Riding into Spring, Avoiding Skin Cancer Surgery

Posted 2/26/24

(NewsUSA) - It’s practically Spring, and the outdoors is calling. “I’ll be back on my bike and celebrating the return of sunny weather,” says Todd Fishman, a long-time Louisville, Kentucky, …

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Riding into Spring, Avoiding Skin Cancer Surgery

Posted

(NewsUSA) - It’s practically Spring, and the outdoors is calling. “I’ll be back on my bike and celebrating the return of sunny weather,” says Todd Fishman, a long-time Louisville, Kentucky, resident and devoted bicycle enthusiast. “But this year,” he notes, “I’ll be far more diligent in protecting myself from the sun’s harmful UV rays.”  

Fishman, 57, says, “Biking is my escape – it gives me balance in my life.” But exposure to the sun took its toll on this outdoor enthusiast. Last year, Fishman was diagnosed with basal cell carcinoma on his nose, but when his top-flight dermatologist recommended Mohs surgery, Fishman asked, can you guarantee I won’t have an ugly scar from the treatment? When the answer was no, Fishman did his own research and found a local dermatologist, Dr. Denise Dickinson, who offered a noninvasive alternative with a 99%+ cure rate with no surgery and no surgical scarring.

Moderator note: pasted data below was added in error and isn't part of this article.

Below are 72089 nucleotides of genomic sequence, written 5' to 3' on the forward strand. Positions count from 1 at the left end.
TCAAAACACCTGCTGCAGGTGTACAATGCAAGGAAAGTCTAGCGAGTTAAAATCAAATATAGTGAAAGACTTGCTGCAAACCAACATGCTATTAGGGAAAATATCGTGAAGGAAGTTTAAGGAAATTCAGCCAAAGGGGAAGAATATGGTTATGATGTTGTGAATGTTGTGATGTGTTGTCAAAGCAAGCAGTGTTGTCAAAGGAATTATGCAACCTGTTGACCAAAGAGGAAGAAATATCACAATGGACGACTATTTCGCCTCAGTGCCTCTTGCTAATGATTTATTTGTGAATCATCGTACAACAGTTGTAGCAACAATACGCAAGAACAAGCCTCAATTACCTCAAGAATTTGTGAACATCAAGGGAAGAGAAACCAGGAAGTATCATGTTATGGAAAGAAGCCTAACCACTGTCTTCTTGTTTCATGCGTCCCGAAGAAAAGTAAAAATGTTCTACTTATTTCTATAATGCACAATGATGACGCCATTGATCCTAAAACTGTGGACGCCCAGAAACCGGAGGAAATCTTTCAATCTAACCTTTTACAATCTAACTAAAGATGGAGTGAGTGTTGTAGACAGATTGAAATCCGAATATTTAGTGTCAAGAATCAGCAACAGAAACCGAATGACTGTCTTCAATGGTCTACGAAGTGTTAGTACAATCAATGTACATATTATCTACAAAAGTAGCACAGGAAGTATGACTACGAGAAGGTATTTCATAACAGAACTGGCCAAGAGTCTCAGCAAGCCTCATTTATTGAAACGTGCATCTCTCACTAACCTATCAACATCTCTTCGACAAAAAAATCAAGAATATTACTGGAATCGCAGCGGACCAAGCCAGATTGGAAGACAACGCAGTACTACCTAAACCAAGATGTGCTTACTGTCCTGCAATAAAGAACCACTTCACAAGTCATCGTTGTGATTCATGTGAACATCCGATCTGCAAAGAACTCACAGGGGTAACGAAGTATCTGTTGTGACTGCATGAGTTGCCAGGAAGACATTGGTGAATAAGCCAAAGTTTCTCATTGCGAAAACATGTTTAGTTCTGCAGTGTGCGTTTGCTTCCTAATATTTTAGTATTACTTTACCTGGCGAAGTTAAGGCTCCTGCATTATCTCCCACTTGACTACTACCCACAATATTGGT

“I avoided the pain, scarring and downtime that accompanies Mohs surgery by choosing the newer, nonsurgical treatment known as Image-Guided SRT, or the GentleCure experience. My doctor, using high-frequency dermal imaging technology to observe and precisely target the cancer cells, aimed and delivered low energy x-rays at the tumor. After a series of 15-minute sessions in her office, there was no evidence of skin cancer! This clearly was the better way to cure my cancer.” 

Fishman is not alone. More Americans are diagnosed with nonmelanoma skin cancer each year than all other cancer types combined. That’s more than 3.3 million people annually. Most cases result from sun exposure, the dangerous effects of which are cumulative over time, which explains why one-in-five Americans will develop skin cancer by age 70. Other factors that may mean you’re likely to get skin cancer include the use of tanning beds, a personal or family history of skin cancer, and having pale skin, red or fair hair, or blue or green eyes.   

“Albert Einstein,” Fishman notes, “said life is like riding a bicycle; to keep your balance, you must keep moving. He was so right, and thank goodness that my dermatologist is keeping up with effective new treatment options like the GentleCure experience.” 

For more information and to learn where the GentleCure experience is available, visit GentleCure.com